Education: No Detention Policy

Facts:
  • Dropout rates till Class 8 are just 4%, but they rise to above 20% after that. This is because of the no-detention policy
  • Government has passed The Right of Children to Free and Compulsory Education (Second Amendment) Bill, 2017 to abolish the ‘no detention policy’ in schools.
 
What is No Detention Policy?
  • Under this policy, the students up to class VIII are automatically promoted to the next class without being held back even if they do not get a passing grade.
  • The policy was implemented as part of the Continuous and Comprehensive Evaluation (CCE) under the RTE Act to ensure all-round development of students. 
  • The concept of CCE which was imported from the West lays emphasis on evaluating a child through the year, and not just based on performance in one or two term exams.
  • The basic objective behind the no-detention policy was to prevent dropouts.
  • The no detention policy in the RTE does not mean the abolition of assessment rather it calls for a replacement of the traditional system of evaluation with a continuous and comprehensive assessment that is not threatening.
  • The policy also intends to free the students from the pressure and fear of examination and give them a stress-free academic environment and childhood.
 
Why in news?
  • The HRD Ministry has decided to remove the no-detention policy for students from the next academic year. 
  • The government’s decision comes after it had received several complaints regarding the deterioration of the quality of basic education in the country.
  • In addition, the States have been asking for the withdrawal of the no-detention policy from the Right to Education Act 2009. 
  • As per the critics, the policy has resulted in remarkable improvement in enrolments but has brought down the academic standards.
 
 

 The Right of Children to Free and Compulsory Education (Second Amendment) Bill, 2017
  • The Bill amends provision related to no detention policy in the parent Act to empower central or state government to allow schools to hold back child in class 5, class 8, or in both classes.
  • It mandates conducting, regular examination in class 5 and class 8 at end of every academic year.
  • In case, child fails class 5, class 8 examinations, he will be given additional instruction and opportunity for a re-examination (within two months from the declaration of the result).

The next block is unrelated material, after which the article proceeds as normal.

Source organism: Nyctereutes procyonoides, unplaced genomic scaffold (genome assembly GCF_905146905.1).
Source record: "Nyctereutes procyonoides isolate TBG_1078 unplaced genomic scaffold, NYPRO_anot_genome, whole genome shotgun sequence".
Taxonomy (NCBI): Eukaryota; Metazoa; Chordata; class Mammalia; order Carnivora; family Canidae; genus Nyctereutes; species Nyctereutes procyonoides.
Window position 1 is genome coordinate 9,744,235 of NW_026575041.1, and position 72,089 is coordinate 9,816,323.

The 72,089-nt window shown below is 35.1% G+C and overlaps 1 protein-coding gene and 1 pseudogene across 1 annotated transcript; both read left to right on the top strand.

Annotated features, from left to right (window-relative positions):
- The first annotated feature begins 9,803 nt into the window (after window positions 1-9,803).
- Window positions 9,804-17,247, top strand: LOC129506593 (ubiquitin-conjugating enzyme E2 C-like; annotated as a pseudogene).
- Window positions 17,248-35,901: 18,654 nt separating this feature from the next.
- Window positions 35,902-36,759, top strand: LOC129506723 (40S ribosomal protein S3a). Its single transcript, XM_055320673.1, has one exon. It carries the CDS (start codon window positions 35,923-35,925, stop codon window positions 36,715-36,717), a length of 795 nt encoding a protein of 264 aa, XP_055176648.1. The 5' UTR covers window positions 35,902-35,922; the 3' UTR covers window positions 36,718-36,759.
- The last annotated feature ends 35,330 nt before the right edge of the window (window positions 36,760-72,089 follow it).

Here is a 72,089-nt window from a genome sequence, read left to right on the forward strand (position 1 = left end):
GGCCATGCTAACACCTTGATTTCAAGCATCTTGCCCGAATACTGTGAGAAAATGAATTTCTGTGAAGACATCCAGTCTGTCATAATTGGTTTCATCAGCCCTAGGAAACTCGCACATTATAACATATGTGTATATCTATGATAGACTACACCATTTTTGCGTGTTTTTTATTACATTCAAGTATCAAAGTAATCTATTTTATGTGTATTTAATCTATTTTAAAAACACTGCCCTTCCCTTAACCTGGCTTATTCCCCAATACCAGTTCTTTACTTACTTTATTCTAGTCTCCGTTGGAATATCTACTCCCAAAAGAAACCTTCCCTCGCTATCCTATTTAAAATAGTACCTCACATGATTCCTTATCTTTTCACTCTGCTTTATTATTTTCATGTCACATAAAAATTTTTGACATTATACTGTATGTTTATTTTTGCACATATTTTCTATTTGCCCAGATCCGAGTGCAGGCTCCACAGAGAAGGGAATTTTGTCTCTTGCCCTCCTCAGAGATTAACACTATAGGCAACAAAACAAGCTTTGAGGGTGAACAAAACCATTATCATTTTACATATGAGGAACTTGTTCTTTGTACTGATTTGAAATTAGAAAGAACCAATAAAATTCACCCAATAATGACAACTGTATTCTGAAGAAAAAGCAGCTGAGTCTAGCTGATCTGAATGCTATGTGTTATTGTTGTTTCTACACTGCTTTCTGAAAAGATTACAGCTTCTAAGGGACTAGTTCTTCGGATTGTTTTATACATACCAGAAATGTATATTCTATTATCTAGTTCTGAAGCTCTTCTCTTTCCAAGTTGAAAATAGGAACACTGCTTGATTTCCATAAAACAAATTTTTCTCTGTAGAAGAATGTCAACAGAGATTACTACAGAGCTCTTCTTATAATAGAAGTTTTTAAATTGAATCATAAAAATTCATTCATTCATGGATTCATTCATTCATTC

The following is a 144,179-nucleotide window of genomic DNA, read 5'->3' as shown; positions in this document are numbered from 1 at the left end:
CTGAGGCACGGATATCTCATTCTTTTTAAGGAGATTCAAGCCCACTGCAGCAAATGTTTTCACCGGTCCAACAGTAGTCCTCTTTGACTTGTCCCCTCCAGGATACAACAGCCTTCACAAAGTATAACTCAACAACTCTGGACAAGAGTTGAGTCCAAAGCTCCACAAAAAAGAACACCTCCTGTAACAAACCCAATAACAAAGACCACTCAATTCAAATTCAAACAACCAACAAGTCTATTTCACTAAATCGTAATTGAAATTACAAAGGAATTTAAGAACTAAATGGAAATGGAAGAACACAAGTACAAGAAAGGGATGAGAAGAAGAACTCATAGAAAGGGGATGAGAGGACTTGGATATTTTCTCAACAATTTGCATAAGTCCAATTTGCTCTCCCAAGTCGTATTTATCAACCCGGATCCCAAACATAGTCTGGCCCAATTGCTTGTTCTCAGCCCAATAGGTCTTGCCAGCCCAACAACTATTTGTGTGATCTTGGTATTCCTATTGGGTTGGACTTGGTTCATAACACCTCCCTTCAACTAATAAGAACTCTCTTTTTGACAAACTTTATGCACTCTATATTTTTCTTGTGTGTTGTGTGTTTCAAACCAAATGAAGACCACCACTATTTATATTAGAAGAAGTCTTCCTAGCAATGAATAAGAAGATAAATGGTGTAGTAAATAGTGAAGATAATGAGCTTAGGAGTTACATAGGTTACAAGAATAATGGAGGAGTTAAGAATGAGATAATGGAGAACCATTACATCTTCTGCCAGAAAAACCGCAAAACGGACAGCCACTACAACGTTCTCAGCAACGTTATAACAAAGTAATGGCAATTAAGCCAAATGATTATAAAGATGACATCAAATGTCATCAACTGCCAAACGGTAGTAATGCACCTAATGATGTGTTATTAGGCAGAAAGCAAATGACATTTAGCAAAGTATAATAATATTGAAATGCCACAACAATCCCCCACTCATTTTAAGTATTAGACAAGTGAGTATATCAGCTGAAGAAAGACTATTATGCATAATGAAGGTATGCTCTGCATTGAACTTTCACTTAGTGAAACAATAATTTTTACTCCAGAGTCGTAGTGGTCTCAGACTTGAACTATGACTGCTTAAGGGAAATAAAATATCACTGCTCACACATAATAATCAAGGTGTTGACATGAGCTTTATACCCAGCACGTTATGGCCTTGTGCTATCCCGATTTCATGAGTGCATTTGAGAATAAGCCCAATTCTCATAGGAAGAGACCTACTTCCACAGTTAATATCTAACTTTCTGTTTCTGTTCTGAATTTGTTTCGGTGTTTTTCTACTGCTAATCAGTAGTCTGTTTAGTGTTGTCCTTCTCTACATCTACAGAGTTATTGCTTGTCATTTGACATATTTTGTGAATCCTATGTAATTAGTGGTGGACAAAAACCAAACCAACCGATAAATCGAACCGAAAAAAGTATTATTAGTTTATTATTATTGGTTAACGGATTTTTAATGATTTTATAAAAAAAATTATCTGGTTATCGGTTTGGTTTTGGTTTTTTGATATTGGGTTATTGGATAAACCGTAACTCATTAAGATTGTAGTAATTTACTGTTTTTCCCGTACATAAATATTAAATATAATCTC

• If child fails again in re-examination, he may be held back in class 5, class 8, or in both classes.
  • The Bill empowers Union and State governments to decide whether to not hold back child in any class till completion of elementary education.
  •  Further, Union or State governments will decide manner and conditions subject to which child may be held back.

 

What are the views of committees in this regard?
  • The TSR Subramanian committee on Education had observed that the no detention policy in schools should be applicable till Class V and exams be held from Class VI onwards.
  • Prior to this, the Vasudev Devnani committee had also recommended for the revocation of No-Detention Policy.
 
Why is scrapping ‘no-detention policy’ a bad decision?
  • The no-detention policy to promote students automatically to higher classes every year till Class VIII was instituted to check the high number of dropouts
  • The socially and economically disadvantaged sections were getting the benefits of this policy
  • According to many experts, the NDP was wrongly interpreted to create an environment in which the significance of evaluating a student’s learning outcomes was undermined
Continuous Comprehensive Evaluation (CCE)
  • It is aimed to assess the child’s understanding of what was being taught in class at periodic intervals
  • This is the reason behind the decision of scrapping NDP, as this evaluation process shows bad results of evaluations of students
CCE and its drawbacks:
  • Teachers were not given adequate training to undertake this reform of CCE
  • Schools are not fully compliant with the RTE’s requirements on infrastructure and teacher availability
  • In fact, about 8 per cent primary schools have just one teacher
  • These situations made CCE, an ineffective reform
The way forward
  • The RTE Act has a provision for continuous and comprehensive evaluation, the government should work on it
  • But transferring the responsibility of performance to children, many of whom come from underprivileged backgrounds, can only produce a less literate citizenry
  • The move to scrap the NDP will make the RTE’s goal of inclusive education a very difficult one
  • The government should rethink the move
 
 
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